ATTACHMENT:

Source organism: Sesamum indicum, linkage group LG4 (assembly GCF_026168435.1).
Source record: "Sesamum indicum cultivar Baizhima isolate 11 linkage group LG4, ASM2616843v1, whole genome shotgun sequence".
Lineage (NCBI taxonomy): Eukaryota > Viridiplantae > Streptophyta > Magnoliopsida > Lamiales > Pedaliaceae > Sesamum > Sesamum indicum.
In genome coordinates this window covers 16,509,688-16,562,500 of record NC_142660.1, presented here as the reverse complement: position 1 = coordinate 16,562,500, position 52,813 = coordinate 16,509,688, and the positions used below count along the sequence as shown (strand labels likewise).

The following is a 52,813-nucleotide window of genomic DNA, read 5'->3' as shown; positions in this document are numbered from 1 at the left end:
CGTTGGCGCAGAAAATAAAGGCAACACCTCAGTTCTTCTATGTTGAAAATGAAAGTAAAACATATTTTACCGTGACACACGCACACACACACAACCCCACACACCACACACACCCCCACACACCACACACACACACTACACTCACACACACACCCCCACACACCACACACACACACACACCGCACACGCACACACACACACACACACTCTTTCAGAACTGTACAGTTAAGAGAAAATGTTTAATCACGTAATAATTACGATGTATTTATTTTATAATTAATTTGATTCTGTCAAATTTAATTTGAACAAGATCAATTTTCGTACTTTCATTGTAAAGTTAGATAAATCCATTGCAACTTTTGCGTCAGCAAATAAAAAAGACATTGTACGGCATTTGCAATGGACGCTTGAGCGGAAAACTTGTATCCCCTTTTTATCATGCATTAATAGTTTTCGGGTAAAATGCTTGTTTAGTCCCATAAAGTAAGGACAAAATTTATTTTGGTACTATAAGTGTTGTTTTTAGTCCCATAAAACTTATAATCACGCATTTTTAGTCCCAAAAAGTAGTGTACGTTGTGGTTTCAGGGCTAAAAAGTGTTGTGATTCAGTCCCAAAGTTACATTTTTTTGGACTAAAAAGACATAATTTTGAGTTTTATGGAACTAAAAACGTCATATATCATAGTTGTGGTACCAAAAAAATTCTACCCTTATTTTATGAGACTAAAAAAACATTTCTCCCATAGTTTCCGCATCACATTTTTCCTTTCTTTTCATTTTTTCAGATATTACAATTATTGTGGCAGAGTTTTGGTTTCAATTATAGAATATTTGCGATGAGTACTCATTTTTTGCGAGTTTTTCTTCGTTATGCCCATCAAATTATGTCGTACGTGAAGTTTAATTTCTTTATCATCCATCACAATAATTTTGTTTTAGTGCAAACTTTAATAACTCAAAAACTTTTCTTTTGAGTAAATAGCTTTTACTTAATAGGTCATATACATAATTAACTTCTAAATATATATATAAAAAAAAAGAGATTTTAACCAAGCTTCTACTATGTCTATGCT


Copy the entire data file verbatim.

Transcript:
Source organism: Sesamum indicum, linkage group LG4 (assembly GCF_026168435.1).
Source record: "Sesamum indicum cultivar Baizhima isolate 11 linkage group LG4, ASM2616843v1, whole genome shotgun sequence".
Lineage (NCBI taxonomy): Eukaryota > Viridiplantae > Streptophyta > Magnoliopsida > Lamiales > Pedaliaceae > Sesamum > Sesamum indicum.
In genome coordinates this window covers 16,509,688-16,562,500 of record NC_142660.1, presented here as the reverse complement: position 1 = coordinate 16,562,500, position 52,813 = coordinate 16,509,688, and the positions used below count along the sequence as shown (strand labels likewise).

The following is a 52,813-nucleotide window of genomic DNA, read 5'->3' as shown; positions in this document are numbered from 1 at the left end:
CGTTGGCGCAGAAAATAAAGGCAACACCTCAGTTCTTCTATGTTGAAAATGAAAGTAAAACATATTTTACCGTGACACACGCACACACACACAACCCCACACACCACACACACCCCCACACACCACACACACACACTACACTCACACACACACCCCCACACACCACACACACACACACACCGCACACGCACACACACACACACACACTCTTTCAGAACTGTACAGTTAAGAGAAAATGTTTAATCACGTAATAATTACGATGTATTTATTTTATAATTAATTTGATTCTGTCAAATTTAATTTGAACAAGATCAATTTTCGTACTTTCATTGTAAAGTTAGATAAATCCATTGCAACTTTTGCGTCAGCAAATAAAAAAGACATTGTACGGCATTTGCAATGGACGCTTGAGCGGAAAACTTGTATCCCCTTTTTATCATGCATTAATAGTTTTCGGGTAAAATGCTTGTTTAGTCCCATAAAGTAAGGACAAAATTTATTTTGGTACTATAAGTGTTGTTTTTAGTCCCATAAAACTTATAATCACGCATTTTTAGTCCCAAAAAGTAGTGTACGTTGTGGTTTCAGGGCTAAAAAGTGTTGTGATTCAGTCCCAAAGTTACATTTTTTTGGACTAAAAAGACATAATTTTGAGTTTTATGGAACTAAAAACGTCATATATCATAGTTGTGGTACCAAAAAAATTCTACCCTTATTTTATGAGACTAAAAAAACATTTCTCCCATAGTTTCCGCATCACATTTTTCCTTTCTTTTCATTTTTTCAGATATTACAATTATTGTGGCAGAGTTTTGGTTTCAATTATAGAATATTTGCGATGAGTACTCATTTTTTGCGAGTTTTTCTTCGTTATGCCCATCAAATTATGTCGTACGTGAAGTTTAATTTCTTTATCATCCATCACAATAATTTTGTTTTAGTGCAAACTTTAATAACTCAAAAACTTTTCTTTTGAGTAAATAGCTTTTACTTAATAGGTCATATACATAATTAACTTCTAAATATATATATAAAAAAAAAGAGATTTTAACCAAGCTTCTACTATGTCTATGCT